Amputee Climbing Duo Aims for Inspiring 1,600-Foot Nevada Route First


With its endless expanse of towering sandstone walls, Red Rock National Conservation Area outside Las Vegas is one of the top climbing destinations in the U.S. Teams line up for the classic 5.9 route Epinephrine, a 1,600-foot line that Alex Honnold and the late Brad Gobright used to speed solo. Gobright sprinted the line in 59 minutes; Honnold in 39. But most everyone else requires at least eight hours.

Epinephrine has physical and thuggish climbing, where you have to stuff your entire body in chimney-width cracks. The complicated descent adds another few hours to the day, through a steep nondescript climber’s trail marked by rock cairns. Many teams go down in the dark, and often get lost.

This spring, two above-the-knee amputees, Ronnie Dickson, a prosthetist from Chattanooga, Tenn., and Adrien Costa, a former semi-professional cyclist and college student in Bend, Ore., are hoping to become the first above-the-knee amputees to climb the route.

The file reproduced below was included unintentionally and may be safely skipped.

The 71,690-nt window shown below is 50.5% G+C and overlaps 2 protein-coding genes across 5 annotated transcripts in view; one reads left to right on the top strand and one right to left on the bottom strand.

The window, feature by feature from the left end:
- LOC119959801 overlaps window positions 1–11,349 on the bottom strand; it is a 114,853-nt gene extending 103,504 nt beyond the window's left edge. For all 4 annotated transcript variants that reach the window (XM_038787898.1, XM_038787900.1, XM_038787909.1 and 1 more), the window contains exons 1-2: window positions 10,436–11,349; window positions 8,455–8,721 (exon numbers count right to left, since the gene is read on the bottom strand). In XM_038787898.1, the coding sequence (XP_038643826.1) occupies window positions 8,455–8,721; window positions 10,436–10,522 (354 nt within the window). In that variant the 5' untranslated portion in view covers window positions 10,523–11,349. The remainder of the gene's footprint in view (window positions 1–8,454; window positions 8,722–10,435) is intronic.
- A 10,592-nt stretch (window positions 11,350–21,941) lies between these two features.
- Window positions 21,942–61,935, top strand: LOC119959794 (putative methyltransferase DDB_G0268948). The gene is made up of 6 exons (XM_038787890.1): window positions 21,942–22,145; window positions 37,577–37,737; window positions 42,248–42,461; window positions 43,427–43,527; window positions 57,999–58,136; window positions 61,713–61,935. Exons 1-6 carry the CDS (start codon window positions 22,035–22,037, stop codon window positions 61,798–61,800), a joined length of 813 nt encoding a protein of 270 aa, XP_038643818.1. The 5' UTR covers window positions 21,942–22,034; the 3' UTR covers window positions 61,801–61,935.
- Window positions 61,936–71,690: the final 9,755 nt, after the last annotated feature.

Dickson, hiking to a bouldering problem deep in Rocky Mountain National Park. Courtesy Ronnie Dickson. Photo: Andrew Chao

Dickson is a sponsored climber with Evolv, who specializes in overhanging boulders and bolted face routes. He’s the only above-the-knee amputee to boulder V10, which is a difficulty reached by only the top echelon of climbers. Costa seeks out multipitch 5.10 (and harder) routes at the top climbing areas in the U.S., including Smith Rock in Oregon and Yosemite in California.